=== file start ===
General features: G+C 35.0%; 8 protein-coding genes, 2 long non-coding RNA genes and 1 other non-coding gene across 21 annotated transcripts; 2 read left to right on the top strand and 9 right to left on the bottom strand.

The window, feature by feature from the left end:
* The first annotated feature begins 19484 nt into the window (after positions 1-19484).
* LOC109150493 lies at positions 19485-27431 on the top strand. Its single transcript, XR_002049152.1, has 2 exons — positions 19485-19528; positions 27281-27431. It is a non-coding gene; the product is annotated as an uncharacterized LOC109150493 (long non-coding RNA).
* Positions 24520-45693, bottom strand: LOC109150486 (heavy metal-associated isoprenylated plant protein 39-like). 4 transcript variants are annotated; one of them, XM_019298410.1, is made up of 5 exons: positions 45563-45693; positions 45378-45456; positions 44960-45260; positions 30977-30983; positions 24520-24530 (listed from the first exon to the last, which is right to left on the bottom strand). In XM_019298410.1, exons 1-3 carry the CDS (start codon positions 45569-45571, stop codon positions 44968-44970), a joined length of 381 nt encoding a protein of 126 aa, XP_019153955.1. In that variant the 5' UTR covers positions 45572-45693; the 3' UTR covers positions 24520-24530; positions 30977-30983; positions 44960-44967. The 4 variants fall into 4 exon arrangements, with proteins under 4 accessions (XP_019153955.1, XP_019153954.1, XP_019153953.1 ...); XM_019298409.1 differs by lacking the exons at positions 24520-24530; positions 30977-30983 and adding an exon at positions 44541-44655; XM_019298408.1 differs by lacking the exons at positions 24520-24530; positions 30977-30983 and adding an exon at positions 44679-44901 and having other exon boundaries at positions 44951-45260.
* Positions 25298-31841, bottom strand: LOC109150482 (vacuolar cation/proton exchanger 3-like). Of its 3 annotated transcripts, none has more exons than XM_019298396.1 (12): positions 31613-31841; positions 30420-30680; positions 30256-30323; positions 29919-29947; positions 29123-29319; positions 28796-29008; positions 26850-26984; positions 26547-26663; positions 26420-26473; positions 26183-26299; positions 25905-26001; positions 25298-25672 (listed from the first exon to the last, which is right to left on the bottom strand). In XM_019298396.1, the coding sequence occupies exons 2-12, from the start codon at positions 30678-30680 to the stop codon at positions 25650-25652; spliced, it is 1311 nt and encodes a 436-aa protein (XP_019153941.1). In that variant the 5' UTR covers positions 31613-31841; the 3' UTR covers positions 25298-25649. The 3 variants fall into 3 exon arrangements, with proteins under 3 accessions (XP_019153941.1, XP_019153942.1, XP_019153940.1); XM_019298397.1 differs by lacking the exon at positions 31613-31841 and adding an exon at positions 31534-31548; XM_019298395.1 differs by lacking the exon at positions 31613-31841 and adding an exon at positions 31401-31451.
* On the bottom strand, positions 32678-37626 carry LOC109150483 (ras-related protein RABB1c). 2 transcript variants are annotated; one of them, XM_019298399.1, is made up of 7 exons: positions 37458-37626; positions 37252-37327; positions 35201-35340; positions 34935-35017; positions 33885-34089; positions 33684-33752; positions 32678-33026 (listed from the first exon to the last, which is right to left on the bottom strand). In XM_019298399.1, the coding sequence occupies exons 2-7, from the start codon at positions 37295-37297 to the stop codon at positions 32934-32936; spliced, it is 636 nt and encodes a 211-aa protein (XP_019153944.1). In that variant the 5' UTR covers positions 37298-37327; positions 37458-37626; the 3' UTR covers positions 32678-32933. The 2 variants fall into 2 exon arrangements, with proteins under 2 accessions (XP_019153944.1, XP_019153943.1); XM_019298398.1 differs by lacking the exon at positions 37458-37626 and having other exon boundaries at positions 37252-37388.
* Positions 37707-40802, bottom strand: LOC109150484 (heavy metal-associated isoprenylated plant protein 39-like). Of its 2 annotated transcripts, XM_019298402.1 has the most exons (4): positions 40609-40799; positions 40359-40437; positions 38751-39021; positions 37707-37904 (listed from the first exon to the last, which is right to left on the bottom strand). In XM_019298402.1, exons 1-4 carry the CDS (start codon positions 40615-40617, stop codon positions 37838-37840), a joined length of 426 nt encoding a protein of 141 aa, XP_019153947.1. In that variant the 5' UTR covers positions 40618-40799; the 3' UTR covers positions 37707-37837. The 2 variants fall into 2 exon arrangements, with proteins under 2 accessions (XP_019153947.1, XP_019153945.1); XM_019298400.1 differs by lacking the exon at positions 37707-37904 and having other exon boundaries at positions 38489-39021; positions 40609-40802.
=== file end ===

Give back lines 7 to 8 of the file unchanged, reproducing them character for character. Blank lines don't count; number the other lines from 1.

* On the bottom strand, positions 32678-37626 carry LOC109150483 (ras-related protein RABB1c). 2 transcript variants are annotated; one of them, XM_019298399.1, is made up of 7 exons: positions 37458-37626; positions 37252-37327; positions 35201-35340; positions 34935-35017; positions 33885-34089; positions 33684-33752; positions 32678-33026 (listed from the first exon to the last, which is right to left on the bottom strand). In XM_019298399.1, the coding sequence occupies exons 2-7, from the start codon at positions 37295-37297 to the stop codon at positions 32934-32936; spliced, it is 636 nt and encodes a 211-aa protein (XP_019153944.1). In that variant the 5' UTR covers positions 37298-37327; positions 37458-37626; the 3' UTR covers positions 32678-32933. The 2 variants fall into 2 exon arrangements, with proteins under 2 accessions (XP_019153944.1, XP_019153943.1); XM_019298398.1 differs by lacking the exon at positions 37458-37626 and having other exon boundaries at positions 37252-37388.
* Positions 37707-40802, bottom strand: LOC109150484 (heavy metal-associated isoprenylated plant protein 39-like). Of its 2 annotated transcripts, XM_019298402.1 has the most exons (4): positions 40609-40799; positions 40359-40437; positions 38751-39021; positions 37707-37904 (listed from the first exon to the last, which is right to left on the bottom strand). In XM_019298402.1, exons 1-4 carry the CDS (start codon positions 40615-40617, stop codon positions 37838-37840), a joined length of 426 nt encoding a protein of 141 aa, XP_019153947.1. In that variant the 5' UTR covers positions 40618-40799; the 3' UTR covers positions 37707-37837. The 2 variants fall into 2 exon arrangements, with proteins under 2 accessions (XP_019153947.1, XP_019153945.1); XM_019298400.1 differs by lacking the exon at positions 37707-37904 and having other exon boundaries at positions 38489-39021; positions 40609-40802.